What is happiness, exactly?
Have you ever noticed how much the culture talks about it?
It comes in subtle and not-so-subtle waves.
Self-esteem. “Me” time. Get the credit you deserve.
101 Ways to Be Happy. Top 7 Tips for Becoming the Best You.
Ever seen something like that?
One article reported that some big companies have even hired Chief Happiness Officers to help their employees find some joy in life.
Happiness is an obsession with us all. We all look to be satisfied, filled, purposeful, enriched. We look inside ourselves to find an answer–and when that inevitably fails, we search for something else to anchor us, something to bring meaning. Something, anything, to make us happy.
Superior knowledge, intellectual prowess, cutting wit. Entertainment, work, sports, hobbies. Music, art, books, media. Cosmetics, physical fitness, romance.
It all rings hollow.
Why else would Solomon say this:
says the Teacher.
Everything is meaningless.”
– Ecclesiastes 1:2, NIV –
And trust me, Solomon would know. He tried it all–women, money, power, wisdom, fame. He’d tasted what the world had–and it went stale in his mouth. Soggy and tasteless and worthless.
Some of us go back to being stuck on ourselves and thinking we’re the best thing since buttered popcorn. But how does the self-obsession pan out? Solomon says it all–meaningless, meaningless, meaningless.
So if I asked you where to find true happiness, what would you say?
Would you parrot “Jesus” like the five-year-old Sunday School kid who has that same answer to every question?
Or would you really mean it when you said that only God can satisfy?
More than meaning it, have you experienced it?
The theoretical fact that God fills doesn’t do you or me any good unless He fills us–personally, deeply, individually.
And this joy–here it is:
That we are worthless, yet valued as rubies.
That we are unlovable, yet loved beyond measure.
That our deeds would kill, yet the One who died did it for His murderers.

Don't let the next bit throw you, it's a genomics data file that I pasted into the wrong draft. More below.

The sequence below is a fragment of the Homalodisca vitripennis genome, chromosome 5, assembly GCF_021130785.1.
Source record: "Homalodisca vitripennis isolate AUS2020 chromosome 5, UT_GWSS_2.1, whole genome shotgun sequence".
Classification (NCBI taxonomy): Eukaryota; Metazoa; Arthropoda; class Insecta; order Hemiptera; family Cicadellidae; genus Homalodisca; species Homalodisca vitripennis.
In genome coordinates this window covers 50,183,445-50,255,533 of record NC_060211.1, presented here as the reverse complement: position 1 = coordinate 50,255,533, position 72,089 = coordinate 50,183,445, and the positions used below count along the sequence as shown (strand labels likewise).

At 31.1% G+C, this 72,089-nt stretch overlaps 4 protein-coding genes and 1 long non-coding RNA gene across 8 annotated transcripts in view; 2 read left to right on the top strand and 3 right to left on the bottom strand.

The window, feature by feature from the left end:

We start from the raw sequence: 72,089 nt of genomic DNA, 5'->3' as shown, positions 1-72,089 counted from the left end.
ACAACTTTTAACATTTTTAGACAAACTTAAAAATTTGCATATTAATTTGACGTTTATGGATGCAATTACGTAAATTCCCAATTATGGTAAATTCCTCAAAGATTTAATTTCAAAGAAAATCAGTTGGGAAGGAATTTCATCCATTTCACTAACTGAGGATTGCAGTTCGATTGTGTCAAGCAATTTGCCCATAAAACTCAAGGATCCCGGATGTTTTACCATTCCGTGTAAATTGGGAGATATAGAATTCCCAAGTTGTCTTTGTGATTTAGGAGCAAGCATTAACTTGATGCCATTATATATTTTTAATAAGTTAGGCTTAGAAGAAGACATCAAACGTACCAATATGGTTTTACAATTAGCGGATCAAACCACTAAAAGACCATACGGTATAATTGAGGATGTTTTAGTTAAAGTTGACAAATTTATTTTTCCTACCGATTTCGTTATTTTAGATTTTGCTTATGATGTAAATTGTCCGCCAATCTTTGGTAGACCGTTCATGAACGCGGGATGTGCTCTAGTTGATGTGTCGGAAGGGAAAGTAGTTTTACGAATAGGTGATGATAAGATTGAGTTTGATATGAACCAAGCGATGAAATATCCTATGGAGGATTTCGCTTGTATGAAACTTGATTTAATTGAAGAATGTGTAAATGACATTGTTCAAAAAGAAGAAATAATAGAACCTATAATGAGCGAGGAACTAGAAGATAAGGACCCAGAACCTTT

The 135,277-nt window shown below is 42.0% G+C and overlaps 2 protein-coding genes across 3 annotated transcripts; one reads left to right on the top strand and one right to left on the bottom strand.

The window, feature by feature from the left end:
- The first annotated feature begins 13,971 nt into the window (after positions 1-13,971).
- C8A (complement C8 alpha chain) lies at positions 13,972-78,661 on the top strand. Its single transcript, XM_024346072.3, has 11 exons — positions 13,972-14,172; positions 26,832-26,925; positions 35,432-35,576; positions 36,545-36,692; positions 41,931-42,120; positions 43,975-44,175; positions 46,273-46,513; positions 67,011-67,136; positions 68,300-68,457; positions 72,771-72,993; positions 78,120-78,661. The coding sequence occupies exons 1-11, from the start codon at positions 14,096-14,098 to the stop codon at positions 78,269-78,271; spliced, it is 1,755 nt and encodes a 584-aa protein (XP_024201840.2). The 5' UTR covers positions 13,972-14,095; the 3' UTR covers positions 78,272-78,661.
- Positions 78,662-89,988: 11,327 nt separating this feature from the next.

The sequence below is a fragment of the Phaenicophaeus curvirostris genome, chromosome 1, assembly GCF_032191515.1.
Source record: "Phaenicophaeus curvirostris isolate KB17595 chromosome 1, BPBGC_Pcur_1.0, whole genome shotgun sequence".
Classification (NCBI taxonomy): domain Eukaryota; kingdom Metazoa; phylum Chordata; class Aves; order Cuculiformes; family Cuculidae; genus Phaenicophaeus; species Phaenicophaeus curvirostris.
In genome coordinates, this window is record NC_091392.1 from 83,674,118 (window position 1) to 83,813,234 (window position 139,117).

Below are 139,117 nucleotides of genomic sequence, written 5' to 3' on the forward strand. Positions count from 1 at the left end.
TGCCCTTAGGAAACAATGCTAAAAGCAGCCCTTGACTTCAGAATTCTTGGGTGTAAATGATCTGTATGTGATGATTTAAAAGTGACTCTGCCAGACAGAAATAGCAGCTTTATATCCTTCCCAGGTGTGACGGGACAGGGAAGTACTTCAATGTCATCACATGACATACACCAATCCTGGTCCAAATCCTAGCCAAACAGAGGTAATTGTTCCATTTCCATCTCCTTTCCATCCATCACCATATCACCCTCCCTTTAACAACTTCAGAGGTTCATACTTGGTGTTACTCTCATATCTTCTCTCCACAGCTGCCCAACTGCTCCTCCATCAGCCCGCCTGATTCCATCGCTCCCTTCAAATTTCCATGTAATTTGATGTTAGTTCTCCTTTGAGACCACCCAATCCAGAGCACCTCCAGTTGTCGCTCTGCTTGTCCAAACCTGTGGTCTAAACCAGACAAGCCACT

That these dry bones would live again.
That this love is contrary to all we deserve. That we can’t ever delight in our bigness.
That the heavens and earth tell a story….
And that story is NOT about us.
John Piper said this well:
“It is about the greatness of God, not the significance of man. God made man small and the universe big to say something about himself.”
— John Piper, Don’t Waste Your Life —
And that’s the good news.
It was never supposed to be about us anyway.
Which is why navel-gazing is so woefully unfulfilling.
So the solution? How to find joy in this life, right here?
Giving. Thanking, Dying to self, on this day. And tomorrow, And the next.
John Piper says that the joy is in the giving.
Ann Voskamp says the wild happiness is in the thanking–for the little, the big, the everything.
Laura Story says the blessing is in the storm.
Most importantly, my Jesus says the life is in the dying.
Isn’t this the hardest kind of dying, the kind that must be done every day, every breathing minute?
The kind that stretches out the hand even when its the last two pennies to your name?
The kind that keeps thanking God when you can’t for the life of you see the sun?
The dying that crucifies flesh and self, again and again.
“There is a warning. The path of God-exalting joy will cost you your life. Jesus said, “Whoever loses his life for my sake and the gospel’s will save it.” In other words, it is better to lose your life than to waste it. If you live gladly to make others glad in God, your life will be hard, your risks will be high, and your joy will be full. This is not a book about how to avoid a wounded life, but how to avoid a wasted life. Some of you will die in the service of Christ. That will not be a tragedy. Treasuring life above Christ is a tragedy.”
— John Piper, Don’t Waste Your Life, emphasis mine —
So, here’s your ultimatum.
Are you willing to die?
Willing to risk, to give all, in order to find the true riches?
To “sell all” to gain the treasure?
To give today, every day, knowing that all the way it’s all Christ and none of you?
Because somehow, in His gracious way, even our faith-filled inability is promised reward.
That He can pour into a life and bring a child home, and then heap praise on victories won in His strength.
Can we ever give enough back to a God like this?
No, but we can try.
Happiness often sneaks in through a door you didn’t know you left open.
– John Barrymore –
Or, maybe through a door Someone Else opened?
How about being His hands, being His feet and being a helper of someone’s joy today?
(2 Corinthians 1:24)